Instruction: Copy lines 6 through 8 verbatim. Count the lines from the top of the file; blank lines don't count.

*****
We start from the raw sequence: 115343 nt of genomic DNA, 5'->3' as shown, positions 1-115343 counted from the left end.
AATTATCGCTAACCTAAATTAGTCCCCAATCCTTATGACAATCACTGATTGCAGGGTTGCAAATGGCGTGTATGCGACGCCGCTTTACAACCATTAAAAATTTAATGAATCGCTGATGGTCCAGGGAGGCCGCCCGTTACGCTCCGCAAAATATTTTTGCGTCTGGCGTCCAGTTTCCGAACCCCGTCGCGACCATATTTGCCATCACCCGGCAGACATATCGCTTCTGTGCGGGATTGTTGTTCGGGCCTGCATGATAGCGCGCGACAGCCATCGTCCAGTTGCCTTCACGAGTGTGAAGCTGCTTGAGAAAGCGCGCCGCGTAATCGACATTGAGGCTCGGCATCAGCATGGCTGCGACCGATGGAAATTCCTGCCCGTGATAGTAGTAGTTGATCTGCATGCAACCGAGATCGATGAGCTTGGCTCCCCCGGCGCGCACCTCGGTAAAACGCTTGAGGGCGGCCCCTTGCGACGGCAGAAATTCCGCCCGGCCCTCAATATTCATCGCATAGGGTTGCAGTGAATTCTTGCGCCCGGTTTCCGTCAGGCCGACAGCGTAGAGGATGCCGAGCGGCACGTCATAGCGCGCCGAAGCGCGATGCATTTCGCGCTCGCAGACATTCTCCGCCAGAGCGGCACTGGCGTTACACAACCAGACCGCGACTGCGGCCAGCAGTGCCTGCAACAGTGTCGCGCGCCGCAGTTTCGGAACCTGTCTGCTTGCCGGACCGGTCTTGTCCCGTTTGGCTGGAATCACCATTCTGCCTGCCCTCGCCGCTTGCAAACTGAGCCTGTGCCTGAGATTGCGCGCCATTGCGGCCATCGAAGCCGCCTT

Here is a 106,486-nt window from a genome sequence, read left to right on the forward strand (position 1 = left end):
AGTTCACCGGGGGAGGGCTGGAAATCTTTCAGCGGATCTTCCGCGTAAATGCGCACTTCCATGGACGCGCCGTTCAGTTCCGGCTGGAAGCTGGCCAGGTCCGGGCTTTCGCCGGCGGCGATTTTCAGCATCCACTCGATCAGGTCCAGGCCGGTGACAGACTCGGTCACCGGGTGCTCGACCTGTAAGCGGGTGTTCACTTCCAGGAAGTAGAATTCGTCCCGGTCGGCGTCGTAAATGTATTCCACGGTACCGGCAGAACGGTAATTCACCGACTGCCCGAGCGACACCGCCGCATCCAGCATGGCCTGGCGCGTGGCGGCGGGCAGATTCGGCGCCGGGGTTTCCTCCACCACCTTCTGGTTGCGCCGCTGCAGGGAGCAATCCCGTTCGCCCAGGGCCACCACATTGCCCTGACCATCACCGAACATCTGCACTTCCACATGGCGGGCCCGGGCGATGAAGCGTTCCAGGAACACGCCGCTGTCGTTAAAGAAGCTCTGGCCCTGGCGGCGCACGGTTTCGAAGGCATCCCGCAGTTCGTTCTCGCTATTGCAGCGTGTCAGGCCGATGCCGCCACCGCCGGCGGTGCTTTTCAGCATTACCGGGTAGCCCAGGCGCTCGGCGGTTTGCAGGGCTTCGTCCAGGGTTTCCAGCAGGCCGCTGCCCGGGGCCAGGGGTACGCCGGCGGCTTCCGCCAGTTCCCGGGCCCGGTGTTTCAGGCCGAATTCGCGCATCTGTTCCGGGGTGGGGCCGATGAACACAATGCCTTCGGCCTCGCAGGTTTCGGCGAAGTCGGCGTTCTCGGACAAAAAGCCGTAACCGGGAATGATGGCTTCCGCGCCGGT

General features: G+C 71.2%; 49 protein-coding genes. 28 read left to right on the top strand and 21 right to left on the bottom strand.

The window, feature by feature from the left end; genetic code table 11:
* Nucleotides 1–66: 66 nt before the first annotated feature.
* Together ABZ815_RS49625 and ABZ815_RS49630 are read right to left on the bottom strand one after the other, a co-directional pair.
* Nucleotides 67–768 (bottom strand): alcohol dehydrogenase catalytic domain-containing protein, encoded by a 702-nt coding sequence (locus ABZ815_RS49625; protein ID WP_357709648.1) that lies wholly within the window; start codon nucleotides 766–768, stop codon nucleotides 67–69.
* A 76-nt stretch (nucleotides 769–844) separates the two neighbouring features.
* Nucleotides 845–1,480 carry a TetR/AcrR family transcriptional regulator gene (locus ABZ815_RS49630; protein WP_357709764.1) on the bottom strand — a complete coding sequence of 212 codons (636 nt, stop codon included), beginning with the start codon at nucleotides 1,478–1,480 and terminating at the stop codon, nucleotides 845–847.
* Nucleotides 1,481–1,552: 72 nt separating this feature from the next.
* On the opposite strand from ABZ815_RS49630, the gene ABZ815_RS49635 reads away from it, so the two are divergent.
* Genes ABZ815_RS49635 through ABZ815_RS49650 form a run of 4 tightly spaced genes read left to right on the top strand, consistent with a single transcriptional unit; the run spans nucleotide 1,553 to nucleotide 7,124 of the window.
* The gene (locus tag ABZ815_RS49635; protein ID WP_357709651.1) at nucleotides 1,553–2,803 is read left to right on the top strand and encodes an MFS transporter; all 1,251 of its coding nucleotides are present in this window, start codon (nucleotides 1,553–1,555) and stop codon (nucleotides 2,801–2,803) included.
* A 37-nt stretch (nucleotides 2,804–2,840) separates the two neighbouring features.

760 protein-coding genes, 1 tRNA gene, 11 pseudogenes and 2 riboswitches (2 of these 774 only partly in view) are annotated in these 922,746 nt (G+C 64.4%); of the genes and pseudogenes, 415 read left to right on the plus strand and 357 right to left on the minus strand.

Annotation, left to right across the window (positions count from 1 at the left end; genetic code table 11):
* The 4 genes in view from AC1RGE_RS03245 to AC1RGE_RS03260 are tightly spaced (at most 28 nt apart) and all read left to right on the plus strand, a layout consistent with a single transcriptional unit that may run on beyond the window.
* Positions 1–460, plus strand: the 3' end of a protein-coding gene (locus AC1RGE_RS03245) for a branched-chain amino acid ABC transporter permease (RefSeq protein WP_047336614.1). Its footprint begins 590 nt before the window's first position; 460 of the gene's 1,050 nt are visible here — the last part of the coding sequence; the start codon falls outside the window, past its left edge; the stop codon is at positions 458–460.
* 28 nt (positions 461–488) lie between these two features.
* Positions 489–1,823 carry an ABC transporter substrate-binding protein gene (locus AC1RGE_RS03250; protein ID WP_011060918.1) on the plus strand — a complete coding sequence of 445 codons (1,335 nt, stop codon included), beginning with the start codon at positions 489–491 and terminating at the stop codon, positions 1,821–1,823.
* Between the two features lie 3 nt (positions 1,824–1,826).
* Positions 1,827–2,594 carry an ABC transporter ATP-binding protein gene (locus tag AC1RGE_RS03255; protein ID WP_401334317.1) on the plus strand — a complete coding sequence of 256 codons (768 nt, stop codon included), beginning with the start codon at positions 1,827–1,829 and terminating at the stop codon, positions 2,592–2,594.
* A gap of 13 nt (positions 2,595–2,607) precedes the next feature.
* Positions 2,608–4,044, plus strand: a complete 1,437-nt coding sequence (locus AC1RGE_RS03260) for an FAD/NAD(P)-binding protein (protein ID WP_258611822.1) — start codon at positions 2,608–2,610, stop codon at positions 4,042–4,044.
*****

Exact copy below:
The window, feature by feature from the left end; genetic code table 11:
* Nucleotides 1–66: 66 nt before the first annotated feature.
* Together ABZ815_RS49625 and ABZ815_RS49630 are read right to left on the bottom strand one after the other, a co-directional pair.